Wednesday, June 18, 2008

Jedi of Information Security: The Force

Obviously you can't really have a discussion about the Jedi without talking about the Force. In this post I'd like to talk about the nature of the Force and how that compares with the practice of Information Security.

In the Star Wars Universe, the Force is an energy that creates life and is in turn created by life. It surrounds all living things and binds the whole galaxy together. Individuals that are sensitive to the Force are able to tap into this energy to perform various feats, such as gaining knowledge of the future, moving objects, and healing people's bodies.

The Force was known to have two sides: the light side of the Force (which was typically just called the Force) and the dark side of the Force. The Force was associated with being passive, compassionate, and good while the Dark side was associated with aggression, power, anger, and pain.

Obviously in our world there is no such thing as the Force, although there is at least one church that I've heard of where people worship the Force. When we're talking about Information Security we're also not talking about a galaxy and we don't have an energy field that binds us all together. So what would be the equivalent to the Force when we compare the Jedi to Information Security practitioners?

My answer is that information is the Force in our world. Information is something that we all have. It is the one thing I can think of that binds all of our users and computer systems together. Like the Force, information can be used for both good and evil purposes, and if you gather enough of it you can perform incredible feats, even moving objects with your mind.

Like many religious orders, the Jedi were not all in agreement about the nature of the Force. One thing that the Jedi could not agree on was whether or not the Force was a sentient, thinking being, or just an energy field that was part of nature. Make no mistake, all Jedi respected the Force, but not all of them believed that the Force had a will of its own. For the most part, we can say that this is not true of information. I doubt that there are many of us that believe that the information that we hold has it's own agenda and is capable of its own thought, however it should be noted that there are some that believe that information wants to be free, in other words expressing that information is capable of desire at least in a figurative sense.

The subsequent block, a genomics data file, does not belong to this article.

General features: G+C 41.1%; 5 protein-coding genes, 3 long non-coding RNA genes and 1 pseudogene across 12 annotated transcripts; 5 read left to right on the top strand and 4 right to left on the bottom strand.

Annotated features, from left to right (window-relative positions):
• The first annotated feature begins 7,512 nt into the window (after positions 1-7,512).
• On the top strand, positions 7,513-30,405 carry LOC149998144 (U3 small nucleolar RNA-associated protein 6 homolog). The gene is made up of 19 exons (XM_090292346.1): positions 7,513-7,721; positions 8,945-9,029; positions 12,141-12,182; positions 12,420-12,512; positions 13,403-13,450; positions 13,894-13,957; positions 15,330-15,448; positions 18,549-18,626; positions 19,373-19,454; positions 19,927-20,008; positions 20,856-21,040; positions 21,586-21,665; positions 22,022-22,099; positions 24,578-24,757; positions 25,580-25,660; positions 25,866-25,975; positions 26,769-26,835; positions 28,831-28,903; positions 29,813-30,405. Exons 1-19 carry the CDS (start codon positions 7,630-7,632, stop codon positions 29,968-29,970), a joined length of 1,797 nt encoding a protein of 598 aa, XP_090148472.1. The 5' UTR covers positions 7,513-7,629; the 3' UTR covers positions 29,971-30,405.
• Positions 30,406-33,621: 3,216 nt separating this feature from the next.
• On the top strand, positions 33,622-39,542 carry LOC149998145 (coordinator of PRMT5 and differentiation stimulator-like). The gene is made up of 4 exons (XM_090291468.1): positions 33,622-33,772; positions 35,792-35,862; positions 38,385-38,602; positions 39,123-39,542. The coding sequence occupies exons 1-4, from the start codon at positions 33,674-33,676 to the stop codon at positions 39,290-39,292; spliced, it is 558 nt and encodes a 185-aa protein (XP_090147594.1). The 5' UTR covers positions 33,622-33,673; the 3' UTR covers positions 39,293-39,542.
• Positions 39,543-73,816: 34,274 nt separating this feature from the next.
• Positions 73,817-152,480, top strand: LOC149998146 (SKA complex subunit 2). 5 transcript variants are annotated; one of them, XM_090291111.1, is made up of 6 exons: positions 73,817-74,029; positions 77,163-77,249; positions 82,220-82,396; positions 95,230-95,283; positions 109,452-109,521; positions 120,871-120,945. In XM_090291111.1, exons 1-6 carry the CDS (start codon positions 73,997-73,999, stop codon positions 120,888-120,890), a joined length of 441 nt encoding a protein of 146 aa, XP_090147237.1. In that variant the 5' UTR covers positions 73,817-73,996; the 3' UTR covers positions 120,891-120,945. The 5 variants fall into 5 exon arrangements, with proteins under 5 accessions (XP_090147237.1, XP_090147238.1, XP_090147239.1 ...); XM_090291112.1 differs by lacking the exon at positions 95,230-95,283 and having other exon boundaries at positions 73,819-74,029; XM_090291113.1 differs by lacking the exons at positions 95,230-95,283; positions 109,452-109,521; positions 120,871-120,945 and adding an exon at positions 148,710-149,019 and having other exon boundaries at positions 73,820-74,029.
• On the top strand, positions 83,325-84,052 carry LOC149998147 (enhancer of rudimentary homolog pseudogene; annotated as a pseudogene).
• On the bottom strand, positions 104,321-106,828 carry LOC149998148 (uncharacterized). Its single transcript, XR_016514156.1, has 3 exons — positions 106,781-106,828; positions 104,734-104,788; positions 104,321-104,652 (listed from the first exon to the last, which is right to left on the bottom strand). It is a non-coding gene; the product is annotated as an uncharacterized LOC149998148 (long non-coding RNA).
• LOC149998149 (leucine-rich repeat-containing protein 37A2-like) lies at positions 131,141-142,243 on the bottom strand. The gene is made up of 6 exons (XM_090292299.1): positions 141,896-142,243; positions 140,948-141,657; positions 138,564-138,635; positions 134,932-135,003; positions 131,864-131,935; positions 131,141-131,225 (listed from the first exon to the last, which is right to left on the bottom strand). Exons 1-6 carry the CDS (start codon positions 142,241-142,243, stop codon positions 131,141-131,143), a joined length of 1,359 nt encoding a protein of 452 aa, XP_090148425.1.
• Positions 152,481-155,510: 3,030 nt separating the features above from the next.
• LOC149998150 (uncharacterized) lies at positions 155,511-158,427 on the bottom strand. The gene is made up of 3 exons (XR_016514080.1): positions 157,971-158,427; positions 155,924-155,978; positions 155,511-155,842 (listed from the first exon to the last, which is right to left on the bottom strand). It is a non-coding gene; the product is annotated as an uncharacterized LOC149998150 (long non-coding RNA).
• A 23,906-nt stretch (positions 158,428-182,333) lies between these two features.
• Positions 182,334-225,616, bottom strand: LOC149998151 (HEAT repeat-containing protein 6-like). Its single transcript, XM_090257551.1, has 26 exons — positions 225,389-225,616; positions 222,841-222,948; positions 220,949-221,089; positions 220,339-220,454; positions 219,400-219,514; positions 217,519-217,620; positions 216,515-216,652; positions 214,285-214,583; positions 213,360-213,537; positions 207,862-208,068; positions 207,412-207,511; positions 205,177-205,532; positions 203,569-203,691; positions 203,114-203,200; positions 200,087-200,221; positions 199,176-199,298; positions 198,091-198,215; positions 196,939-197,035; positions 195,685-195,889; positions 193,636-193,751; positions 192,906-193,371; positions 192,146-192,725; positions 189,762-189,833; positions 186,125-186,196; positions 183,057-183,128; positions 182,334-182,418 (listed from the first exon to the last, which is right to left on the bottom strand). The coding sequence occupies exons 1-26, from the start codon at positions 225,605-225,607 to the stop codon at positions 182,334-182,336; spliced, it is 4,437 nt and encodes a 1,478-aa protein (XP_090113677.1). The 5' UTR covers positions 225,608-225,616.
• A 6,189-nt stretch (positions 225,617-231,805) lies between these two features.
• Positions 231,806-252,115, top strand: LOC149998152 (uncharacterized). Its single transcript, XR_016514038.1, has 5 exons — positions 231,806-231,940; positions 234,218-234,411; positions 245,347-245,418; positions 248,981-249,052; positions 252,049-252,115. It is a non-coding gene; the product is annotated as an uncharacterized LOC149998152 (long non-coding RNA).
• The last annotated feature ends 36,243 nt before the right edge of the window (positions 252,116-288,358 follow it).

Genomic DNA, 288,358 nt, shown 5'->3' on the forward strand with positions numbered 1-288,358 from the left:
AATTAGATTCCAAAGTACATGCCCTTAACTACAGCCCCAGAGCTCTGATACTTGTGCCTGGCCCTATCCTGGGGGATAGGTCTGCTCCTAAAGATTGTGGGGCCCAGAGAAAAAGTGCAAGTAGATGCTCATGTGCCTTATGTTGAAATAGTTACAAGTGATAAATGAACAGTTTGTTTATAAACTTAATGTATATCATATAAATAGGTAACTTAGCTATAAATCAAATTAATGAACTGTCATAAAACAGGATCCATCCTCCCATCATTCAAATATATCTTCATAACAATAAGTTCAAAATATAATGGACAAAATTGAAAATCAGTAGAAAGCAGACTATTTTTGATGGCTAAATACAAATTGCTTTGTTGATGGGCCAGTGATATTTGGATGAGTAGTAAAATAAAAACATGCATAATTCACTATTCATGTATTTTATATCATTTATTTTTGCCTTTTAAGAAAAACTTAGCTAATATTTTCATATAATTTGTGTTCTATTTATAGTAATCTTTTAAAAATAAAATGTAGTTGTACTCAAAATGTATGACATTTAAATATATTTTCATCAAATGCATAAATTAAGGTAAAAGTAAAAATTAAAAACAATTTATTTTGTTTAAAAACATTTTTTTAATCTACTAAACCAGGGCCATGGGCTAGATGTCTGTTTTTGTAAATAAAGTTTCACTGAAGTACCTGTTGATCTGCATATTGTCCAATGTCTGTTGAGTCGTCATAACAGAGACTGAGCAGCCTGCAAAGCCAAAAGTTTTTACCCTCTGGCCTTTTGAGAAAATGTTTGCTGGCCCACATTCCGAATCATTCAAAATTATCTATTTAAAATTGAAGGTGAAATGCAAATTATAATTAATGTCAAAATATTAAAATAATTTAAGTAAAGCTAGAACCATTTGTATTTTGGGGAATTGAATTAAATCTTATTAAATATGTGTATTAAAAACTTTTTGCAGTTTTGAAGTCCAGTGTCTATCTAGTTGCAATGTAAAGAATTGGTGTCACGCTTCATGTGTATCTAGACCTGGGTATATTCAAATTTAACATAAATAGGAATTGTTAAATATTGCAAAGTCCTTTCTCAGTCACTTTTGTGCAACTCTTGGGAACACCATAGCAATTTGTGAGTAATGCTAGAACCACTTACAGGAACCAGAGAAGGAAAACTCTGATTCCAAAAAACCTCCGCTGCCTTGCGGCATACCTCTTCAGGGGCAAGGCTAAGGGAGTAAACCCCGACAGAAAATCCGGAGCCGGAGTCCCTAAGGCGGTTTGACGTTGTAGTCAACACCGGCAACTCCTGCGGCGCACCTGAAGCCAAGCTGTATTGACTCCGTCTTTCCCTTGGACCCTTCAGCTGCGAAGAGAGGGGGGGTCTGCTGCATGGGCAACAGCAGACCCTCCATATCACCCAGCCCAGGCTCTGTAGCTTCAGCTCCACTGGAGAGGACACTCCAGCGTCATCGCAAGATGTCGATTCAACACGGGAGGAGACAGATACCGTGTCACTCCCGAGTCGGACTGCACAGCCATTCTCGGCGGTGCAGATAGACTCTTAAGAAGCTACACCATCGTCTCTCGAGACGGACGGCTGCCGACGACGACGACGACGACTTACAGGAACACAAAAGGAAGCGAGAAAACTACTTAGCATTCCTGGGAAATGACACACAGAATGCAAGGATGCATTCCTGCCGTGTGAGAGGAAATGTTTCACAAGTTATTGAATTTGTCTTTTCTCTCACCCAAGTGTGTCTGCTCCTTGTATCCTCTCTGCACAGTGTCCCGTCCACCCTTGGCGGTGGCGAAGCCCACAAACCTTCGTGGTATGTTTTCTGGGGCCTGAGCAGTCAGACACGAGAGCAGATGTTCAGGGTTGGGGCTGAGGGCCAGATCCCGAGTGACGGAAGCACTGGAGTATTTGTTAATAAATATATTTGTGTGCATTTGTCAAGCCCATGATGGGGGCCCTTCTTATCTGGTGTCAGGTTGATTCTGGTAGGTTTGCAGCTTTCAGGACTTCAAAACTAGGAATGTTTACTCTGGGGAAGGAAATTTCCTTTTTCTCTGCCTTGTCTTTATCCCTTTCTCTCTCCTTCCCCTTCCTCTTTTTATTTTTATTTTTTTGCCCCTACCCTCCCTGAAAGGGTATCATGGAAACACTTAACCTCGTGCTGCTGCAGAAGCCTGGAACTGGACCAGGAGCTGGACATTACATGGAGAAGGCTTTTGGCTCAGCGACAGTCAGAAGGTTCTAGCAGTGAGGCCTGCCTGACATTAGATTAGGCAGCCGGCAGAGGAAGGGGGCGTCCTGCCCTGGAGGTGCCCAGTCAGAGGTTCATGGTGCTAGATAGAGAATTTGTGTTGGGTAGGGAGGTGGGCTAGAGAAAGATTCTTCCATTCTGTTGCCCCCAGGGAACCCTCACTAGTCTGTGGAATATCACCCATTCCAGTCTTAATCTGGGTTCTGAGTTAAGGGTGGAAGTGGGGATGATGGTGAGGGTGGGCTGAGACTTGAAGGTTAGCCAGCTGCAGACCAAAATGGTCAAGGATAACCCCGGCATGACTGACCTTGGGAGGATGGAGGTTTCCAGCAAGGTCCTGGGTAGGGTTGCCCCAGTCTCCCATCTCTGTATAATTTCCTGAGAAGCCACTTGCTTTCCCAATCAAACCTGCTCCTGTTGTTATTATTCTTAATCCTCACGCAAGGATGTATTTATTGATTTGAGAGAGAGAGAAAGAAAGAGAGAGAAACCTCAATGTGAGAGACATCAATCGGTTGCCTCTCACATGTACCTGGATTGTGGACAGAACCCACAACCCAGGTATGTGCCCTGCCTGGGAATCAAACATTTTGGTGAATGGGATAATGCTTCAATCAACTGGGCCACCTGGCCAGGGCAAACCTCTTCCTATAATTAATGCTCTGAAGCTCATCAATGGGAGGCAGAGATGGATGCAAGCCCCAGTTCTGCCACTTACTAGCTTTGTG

Another view of the Force that was not agreed upon was the concepts of light side and dark sides. Some Jedi believed that the Force didn't have good and evil powers, there was only the intentions of the practitioner. In this case I think we can again say that information does not have a light side and a dark side. So if we were Jedi of the Old Republic we would have been tossed out for being heretics!

The biggest parallel I see between information and the Force is that in both our Universe and the Star Wars Universe having strength with the Force places you in a higher social status than beings who are not. A Jedi was not likely to end up being a Nerf herder in the Star Wars Universe. In our world humans and apes have nearly identical DNA, and we are far weaker than apes in most physical characteristics. However, because we are able to collect, interpret, and create information better than apes my wife doesn't have to pick bugs off of my body and eat them. Even among humans, we mostly agree that being smart is preferable to being dumb.

One mistake that is frequently made when a person uses a metaphor to explain something is attempting to stretch the metaphor too far or force concepts to fit within the metaphor. I want to try to avoid this by pointing out places where my Jedi metaphor of information security doesn't fit. In this case, I don't think it quite fits that Jedi use the Force for knowledge and defense to protect people and the Republic. Information security practitioners use information to protect other information. Jedi do not use the Force to protect the Force. I'm only bringing this up to point out that my comparison of information to the Force is not perfect. For now, this is what I'm going to go with unless I think of a more appropriate comparison. Now that you have an understanding of the Force as it pertains to information security, we can start talking about the people that use the Force, and what the Force is used for.

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